Boris Altshuler: Doctors should not forget about the mental health of children with coronavirus

15 April 2020

Human rights defender Boris Altshuler – on the importance of psychological support for children with coronavirus, who are isolated in hospital

Source: Moscow Helsinki Group [original source: Клуб регионов]

The Krasnodar region’s children’s ombudsman Tatiana Kovaleva announced that she will investigate videos in which children with suspected coronavirus are violently forced into transportation boxes. Images of children being hospitalised in special boxes gained a great deal of attention among residents of the region. In the video’s comments, users remarked that the psychological trauma only exacerbates the situation for sick children.

Boris Altshuler, president of Right of the Child, a regional non-profit organisation for the protection of children’s rights, and a member of the Moscow Helsinki Group, believes that in the fight against the large-scale epidemic we must not forget about psychological support for children, who are left on their own with people in protective suits.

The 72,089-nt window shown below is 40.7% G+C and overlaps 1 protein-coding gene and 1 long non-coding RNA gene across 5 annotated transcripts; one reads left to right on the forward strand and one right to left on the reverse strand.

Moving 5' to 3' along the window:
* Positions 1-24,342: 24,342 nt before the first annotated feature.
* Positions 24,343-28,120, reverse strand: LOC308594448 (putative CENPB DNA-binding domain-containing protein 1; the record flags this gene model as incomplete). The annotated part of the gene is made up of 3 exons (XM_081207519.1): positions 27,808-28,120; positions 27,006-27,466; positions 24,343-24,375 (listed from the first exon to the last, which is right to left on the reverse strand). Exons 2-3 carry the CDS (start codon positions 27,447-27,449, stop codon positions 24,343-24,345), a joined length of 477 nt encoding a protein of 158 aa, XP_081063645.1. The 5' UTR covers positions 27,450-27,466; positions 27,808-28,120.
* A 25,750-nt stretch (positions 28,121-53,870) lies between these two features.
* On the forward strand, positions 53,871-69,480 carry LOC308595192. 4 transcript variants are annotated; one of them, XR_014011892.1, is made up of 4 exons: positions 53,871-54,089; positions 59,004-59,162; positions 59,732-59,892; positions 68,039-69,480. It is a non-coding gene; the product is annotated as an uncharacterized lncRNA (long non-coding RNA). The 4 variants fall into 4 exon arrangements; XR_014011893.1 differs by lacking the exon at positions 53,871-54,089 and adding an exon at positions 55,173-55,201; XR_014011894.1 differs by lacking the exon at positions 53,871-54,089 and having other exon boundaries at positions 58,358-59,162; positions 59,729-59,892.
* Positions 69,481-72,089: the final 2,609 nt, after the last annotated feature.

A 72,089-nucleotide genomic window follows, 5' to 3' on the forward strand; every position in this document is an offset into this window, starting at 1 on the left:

“Transportation in a box is hugely stressful for a child, but that is only part of the problem. What about after that? They’re taken and left there on their own, and surrounded by people in protective anti-plague suits? Furthermore, in most cases the children only have coronavirus mildly, so it’s a child who is practically healthy put in isolation. But they need psychological support, so that they don’t break down from two weeks of these conditions, and are healthy in all respects when they leave.

“Are the regional authorities in a position to organise this kind of support? Are there at least some psychologists who can deal with children’s wellbeing, in these hospitals, or are there just tired nurses? It’s a crime if there’s no psychological support. So small children should isolate with their mothers, or be left at home in mild cases.

“We are now seeing, everywhere, that the authorities sometimes go too far with restrictive measures. But when this concerns adults, it’s one thing, and when small children end up in this kind of situation, we need serious measures for the protection of the child’s mental health. With any decision, the child should feel OK mentally.”

Translated by Mercedes Malcomson

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